Rio, which opens April 15, is the sixth movie from Blue Sky Animation, the studio behind the Ice Age series. Similar to Ice Age, Rio features an assortment of talking animals on an adventure of sorts. The blue macaws of Rio are arguably even more appealing than the prehistoric beasts that populate Ice Age, though Rio thus far lacks a character as relentlessly marketable as Ice Age's Scrat. Regardless, Rio could leverage higher ticket prices to be in the same gross league as the original Ice Age's $176.4 million.

In one of the more unique projects this year, Steven Spielberg is behind the camera, so-to-speak, for The Adventures of Tintin: The Secret of the Unicorn. Currently set to open Dec. 23, Tintin employs WETA's motion capture technology (the same used for Gollum in Lord of the Rings and the ape in King Kong), and image so far recall Robert Zemeckis's The Polar Express ($181.8 million) and A Christmas Carol ($137.9 million). While Tintin is not as well-regarded a brand as those two movies, it should benefit from Spielberg's mostly reliable blockbuster vision and a prime spot on the Christmas calendar.

Speaking of Christmas, Arthur Christmas gets a jump on the holiday with a Thanksgiving weekend opening. This is Aardman Animation's fourth movie, though it's the first without DreamWorks. While Chicken Run was successful, Flushed Away or Wallace and Gromit: The Curse of the Were Rabbit were more modest. Fortunately, Christmas movies can be easy sells, especially those including Santa as a character.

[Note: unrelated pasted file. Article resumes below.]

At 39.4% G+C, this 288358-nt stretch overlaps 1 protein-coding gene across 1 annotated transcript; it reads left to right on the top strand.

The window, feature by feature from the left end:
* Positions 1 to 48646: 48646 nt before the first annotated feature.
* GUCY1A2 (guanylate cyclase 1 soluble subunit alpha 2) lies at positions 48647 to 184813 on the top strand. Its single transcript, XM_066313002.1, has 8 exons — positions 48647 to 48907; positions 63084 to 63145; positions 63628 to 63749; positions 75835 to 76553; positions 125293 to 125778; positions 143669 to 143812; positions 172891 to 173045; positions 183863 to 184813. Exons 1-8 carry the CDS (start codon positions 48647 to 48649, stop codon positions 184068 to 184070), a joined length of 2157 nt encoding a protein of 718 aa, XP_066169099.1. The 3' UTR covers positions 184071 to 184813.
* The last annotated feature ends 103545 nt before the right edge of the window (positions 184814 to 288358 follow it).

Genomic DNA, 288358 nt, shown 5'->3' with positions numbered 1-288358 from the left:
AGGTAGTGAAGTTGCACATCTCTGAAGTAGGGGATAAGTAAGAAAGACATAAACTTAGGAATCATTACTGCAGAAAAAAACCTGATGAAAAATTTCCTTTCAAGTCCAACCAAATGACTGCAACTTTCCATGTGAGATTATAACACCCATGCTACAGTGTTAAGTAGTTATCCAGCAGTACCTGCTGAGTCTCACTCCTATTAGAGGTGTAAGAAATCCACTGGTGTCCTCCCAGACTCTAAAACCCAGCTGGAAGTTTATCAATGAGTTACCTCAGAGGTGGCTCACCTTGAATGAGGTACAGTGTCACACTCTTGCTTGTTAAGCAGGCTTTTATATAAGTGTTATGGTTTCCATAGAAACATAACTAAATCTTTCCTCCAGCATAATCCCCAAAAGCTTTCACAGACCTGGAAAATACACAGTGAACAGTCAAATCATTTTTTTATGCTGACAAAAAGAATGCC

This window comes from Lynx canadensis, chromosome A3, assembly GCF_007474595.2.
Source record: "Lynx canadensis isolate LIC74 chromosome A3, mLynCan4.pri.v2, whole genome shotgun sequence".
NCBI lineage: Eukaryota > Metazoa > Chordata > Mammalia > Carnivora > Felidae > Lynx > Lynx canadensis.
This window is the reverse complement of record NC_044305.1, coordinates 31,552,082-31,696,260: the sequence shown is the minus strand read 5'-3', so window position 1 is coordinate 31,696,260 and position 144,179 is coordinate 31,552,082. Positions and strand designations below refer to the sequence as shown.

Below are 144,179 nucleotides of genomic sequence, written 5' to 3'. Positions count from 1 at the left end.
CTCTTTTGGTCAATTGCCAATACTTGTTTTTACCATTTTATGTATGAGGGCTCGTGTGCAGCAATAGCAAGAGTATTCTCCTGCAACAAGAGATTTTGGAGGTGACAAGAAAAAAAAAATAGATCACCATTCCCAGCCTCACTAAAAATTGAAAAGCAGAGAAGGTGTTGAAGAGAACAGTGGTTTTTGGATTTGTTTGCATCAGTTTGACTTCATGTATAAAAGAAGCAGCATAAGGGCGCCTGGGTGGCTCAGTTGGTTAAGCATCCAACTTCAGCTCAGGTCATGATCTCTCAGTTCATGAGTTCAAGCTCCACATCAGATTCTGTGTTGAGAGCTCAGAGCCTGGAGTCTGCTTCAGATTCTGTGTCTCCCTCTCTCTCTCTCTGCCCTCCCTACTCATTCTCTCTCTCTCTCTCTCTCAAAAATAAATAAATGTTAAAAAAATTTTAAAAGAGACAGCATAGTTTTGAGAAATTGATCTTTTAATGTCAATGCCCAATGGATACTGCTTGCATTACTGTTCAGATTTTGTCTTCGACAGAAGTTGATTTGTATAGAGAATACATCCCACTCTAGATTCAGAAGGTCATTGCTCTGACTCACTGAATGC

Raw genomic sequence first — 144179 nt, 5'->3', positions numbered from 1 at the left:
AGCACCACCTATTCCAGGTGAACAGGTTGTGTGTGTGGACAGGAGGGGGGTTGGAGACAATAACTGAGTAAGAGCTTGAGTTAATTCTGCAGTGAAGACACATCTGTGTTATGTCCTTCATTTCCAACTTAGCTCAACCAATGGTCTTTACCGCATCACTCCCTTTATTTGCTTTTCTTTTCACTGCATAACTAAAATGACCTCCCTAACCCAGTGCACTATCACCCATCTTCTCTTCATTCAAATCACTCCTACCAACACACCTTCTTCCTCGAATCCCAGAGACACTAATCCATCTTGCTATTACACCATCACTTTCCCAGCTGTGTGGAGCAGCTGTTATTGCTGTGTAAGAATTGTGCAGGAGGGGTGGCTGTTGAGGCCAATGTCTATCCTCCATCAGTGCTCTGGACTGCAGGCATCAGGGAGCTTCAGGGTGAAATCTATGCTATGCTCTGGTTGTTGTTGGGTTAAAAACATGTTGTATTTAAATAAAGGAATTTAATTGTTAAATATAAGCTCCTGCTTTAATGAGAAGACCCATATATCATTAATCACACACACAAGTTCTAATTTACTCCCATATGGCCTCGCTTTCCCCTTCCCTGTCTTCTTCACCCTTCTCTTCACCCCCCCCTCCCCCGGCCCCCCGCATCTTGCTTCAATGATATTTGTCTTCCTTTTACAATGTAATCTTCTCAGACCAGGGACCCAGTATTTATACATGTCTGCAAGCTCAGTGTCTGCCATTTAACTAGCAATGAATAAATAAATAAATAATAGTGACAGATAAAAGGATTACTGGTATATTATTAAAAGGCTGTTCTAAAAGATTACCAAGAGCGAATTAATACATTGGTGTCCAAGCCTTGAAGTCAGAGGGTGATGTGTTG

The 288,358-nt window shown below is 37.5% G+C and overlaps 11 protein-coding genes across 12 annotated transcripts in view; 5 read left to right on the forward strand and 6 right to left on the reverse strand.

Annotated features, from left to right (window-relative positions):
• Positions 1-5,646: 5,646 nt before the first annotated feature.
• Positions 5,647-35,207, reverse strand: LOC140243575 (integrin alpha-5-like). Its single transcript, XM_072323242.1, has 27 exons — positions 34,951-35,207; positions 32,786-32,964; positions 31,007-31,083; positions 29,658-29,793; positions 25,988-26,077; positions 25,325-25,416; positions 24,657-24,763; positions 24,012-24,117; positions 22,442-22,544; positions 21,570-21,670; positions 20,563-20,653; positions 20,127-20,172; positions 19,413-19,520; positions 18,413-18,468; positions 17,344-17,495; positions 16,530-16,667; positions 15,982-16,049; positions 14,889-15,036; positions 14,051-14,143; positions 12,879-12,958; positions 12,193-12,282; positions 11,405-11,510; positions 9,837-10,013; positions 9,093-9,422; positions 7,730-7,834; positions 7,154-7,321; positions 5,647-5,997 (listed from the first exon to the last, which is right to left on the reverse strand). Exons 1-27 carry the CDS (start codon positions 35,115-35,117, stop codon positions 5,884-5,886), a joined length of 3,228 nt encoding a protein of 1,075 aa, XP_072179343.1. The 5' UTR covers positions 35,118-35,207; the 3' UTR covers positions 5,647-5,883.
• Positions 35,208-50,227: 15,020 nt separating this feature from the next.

The rest of 2011's animated offerings are wild cards. With Miramax's sale complete, Gnomeo and Juliet will keep its Feb. 11 date. It looks like an inexpensive cross between Toy Story and Over the Hedge with British accents, Elton John songs and liberal Shakespeare references. That sounds like a limited draw, especially on a crowded weekend in February.

Mars Needs Moms is currently set to blast off a week after Rango in March, which will be a major obstacle if Rango turns out to be a hit. Also, sci-fi animated movies are notoriously unsuccessful, with WALL-E and Monsters Vs. Aliens being notable exceptions.

Winnie the Pooh, the year's only hand-drawn animated offering, is in an unenviable position, as it's slated to open July 15 against Harry Potter and the Deathly Hallows Part 2 (there's still plenty of time for that to change, though). The classic Winnie the Pooh characters have made a handful of big-screen appearances dating back to 1977, though none were box office sensations. Disney has done a nice job so far pushing the movie's nostalgic elements, though, and a more suitable date could help Winnie the Pooh yield reasonable returns.

Finally, Hoodwinked Too! Hood vs. Evil was originally slated for Fall 2010 before being pushed back to April 29, 2011. The first Hoodwinked earned a surprisingly high $51.4 million, though it seems like a stretch to expect the sequel to do similar business.

Correction: A previous version of this article stated that The Adventures of Tintin utilized Robert Zemeckis's motion capture technology, and that he is a producer on the project. In fact, it is WETA's motion capture technology, and Mr. Zemeckis is not officially involved.

2011 Preview Continued:


Sequels: Now, More Than Ever.

Comic Book Cacophony.

Comedy: Too Fuzzy to Be Buzzy.

Ten Miscellaneous Contenders